There are several different types of savannas. The most famous is the Serengeti Plains in Tanzania. These open grasslands are dotted with umbrella-shaped acacia trees. Open wooded areas create another type of savanna. The trees provide good cover for animals, but they are far enough apart so the sun can reach the woodland floor and allow grass to grow. Some savannas have short grass, and some have tall grass. Different animals live in the different types of savannas. Meerkats live in short grass areas so they can see predators from a long distance. Lions live in tall grass savannas so they can hide in the grass as they stalk their prey. Giraffes live in acacia savannas because the acacia tree is their favorite food. Each plant and animal is custom-made for their niche in the grassy plain!

Download information sheets for Savannas of the World.

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How Animals see the World


Here’s an interesting video from National Geographic about the types of eyes found in the animal world.  It’s impossible to know exactly how the world appears to animals with different types of eyes, but scientists do know the types of vision presented by different types of eyes.  The scientist speaking would most like to see through the eyes of a shrimp mantis.  Their eyes are multiple and see the same thing from different points of view!  That sounds pretty confusing to me!

Appropriate for grades 5+

Posted in Animals, Human Body, Uncategorized | Leave a comment

High Frequency Bingo Games


During my time as a reading and intervention specialist I found beginning readers made surprising progress using short games that focused on high frequency words.  I was rather surprised by this because practicing words in isolation doesn’t really fit with my philosophy of teaching, but I couldn’t argue with the results!  I used one set of high frequency words each month as the focus of the practice, so I ended up with 10 sets of games to use during the year.  Concentration, Bingo, and active, exciting games with flashcards proved to be the most beneficial.  Each game only took about 5-10 minutes of our time together, but the students were really focused during the entire time.  I wanted to share these games so I’m including the complete set here.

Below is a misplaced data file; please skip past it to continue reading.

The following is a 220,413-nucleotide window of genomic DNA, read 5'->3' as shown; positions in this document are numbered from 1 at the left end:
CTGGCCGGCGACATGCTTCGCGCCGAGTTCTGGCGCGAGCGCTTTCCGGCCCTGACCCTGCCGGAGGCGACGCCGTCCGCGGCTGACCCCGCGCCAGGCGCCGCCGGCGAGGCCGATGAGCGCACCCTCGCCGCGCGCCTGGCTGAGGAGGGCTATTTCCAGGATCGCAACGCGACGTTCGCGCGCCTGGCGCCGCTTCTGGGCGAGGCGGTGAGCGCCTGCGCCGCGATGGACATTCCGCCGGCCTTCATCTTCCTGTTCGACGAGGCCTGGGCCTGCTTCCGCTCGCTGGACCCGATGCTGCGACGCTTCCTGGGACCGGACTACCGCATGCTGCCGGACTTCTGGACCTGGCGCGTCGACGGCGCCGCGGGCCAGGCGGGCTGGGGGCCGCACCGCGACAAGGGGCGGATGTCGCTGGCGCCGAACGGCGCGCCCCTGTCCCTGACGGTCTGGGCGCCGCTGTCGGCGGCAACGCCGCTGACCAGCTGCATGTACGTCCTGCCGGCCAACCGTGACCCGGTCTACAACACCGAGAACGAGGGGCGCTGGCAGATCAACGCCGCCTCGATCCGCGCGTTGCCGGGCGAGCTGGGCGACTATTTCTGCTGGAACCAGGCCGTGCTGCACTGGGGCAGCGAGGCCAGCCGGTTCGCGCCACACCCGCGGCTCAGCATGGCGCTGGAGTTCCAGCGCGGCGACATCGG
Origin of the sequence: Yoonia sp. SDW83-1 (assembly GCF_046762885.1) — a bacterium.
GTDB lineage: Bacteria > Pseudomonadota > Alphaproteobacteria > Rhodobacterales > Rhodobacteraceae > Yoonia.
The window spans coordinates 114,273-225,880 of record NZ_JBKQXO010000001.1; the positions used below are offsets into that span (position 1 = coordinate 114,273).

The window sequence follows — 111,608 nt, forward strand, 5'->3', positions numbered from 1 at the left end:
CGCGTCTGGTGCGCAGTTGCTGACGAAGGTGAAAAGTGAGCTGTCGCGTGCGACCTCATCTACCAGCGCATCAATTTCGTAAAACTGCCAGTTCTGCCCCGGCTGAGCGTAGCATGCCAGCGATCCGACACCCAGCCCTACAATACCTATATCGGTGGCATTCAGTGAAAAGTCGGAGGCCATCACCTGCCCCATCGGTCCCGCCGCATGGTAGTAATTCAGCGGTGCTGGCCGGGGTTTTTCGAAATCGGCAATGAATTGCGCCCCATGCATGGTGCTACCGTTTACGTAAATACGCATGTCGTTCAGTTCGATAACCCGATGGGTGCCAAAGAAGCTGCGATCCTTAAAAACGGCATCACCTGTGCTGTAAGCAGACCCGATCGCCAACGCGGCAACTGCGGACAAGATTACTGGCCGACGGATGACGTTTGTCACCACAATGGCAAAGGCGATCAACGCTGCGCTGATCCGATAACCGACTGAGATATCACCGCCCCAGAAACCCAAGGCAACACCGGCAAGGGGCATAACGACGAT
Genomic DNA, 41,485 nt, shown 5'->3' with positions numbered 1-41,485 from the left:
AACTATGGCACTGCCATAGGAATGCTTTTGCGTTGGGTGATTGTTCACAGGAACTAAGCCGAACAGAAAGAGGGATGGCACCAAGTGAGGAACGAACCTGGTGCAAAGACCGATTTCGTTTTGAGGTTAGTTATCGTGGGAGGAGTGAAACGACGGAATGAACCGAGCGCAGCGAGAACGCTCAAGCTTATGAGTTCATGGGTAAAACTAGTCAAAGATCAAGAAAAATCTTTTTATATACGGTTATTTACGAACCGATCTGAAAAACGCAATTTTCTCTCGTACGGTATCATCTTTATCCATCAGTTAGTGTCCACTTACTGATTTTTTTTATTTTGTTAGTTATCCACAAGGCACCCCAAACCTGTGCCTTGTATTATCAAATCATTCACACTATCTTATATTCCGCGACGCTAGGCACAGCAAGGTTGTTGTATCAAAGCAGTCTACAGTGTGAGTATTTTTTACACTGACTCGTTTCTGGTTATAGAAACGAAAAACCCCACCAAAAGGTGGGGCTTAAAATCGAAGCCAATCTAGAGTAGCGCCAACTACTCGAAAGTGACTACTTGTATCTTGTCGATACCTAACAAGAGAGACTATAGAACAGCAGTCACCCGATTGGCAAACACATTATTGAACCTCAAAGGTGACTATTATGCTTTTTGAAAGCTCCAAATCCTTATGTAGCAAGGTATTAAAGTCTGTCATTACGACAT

Because each card has to have a different arrangement of words, making Bingo games is really time-consuming.  Each game has 8 different cards, so this set of materials works best in small groups.  I hope you and your kids will get a lot of benefit out of these items.  My students sure did!

Posted in Just for Teachers, Language Arts, Literacy Activities, Special Education | Leave a comment

George Washington Writing Paper


Here’s a little something to help out with President’s Day.  There are 5 different pages for differing levels of student writing.  Your students from grades K-5 can write and draw about George Washington.  Hope it’s helpful!  And have a GREAT day off!

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Happy Valentine’s Day!


In a hurry?  Need some cards for your students quick?  Here’s a little Valentine’s Tic Tac Toe card you can run off .  It’s one-sided so there’s room on the back for a little note or lots of space to tape on a sucker, eraser, or a pencil.  I suggest you run it off on cover stock.  There are 4 cards per 8.5X11 sheet.  Hope you’ll find it useful!

Have a happy day with your students!

Posted in Classroom Publishing, Holidays, Valentine's Day | 2 Comments

Birds of Paradise

A friend sent me a link to this video of an amazing group of birds that live only in the rainforests of New Guinea.  Two men from the Cornell Lab of Ornithology, Ed Scholes and Tim Laman, a scientist and a photographer, have spent almost a decade studying these birds in their remote location.  They don’t know why these birds only live in this place, or why they have developed as they have.  They have put together some breath-taking footage of these glorious creatures.  It deserves a place in your rainforest materials!

National Geographic also has a 47 minute video about the men and the birds.  Students will also learn about the life of a field scientist through this amazing program.

Posted in Amazing, Birds, Rainforest, Real Life Projects, Uncategorized | 4 Comments

Celebrating Young Heros of Pakistan; Legendary Children – Part II

This gallery contains 6 photos.

Originally posted on The Human Lens:
As The Human Lens is focusing on “celebrating childhoods”, here is the second and awaited part for readers, considering the amount of positive feedback and traffic that came this way, on part i. Those who…

Gallery | 3 Comments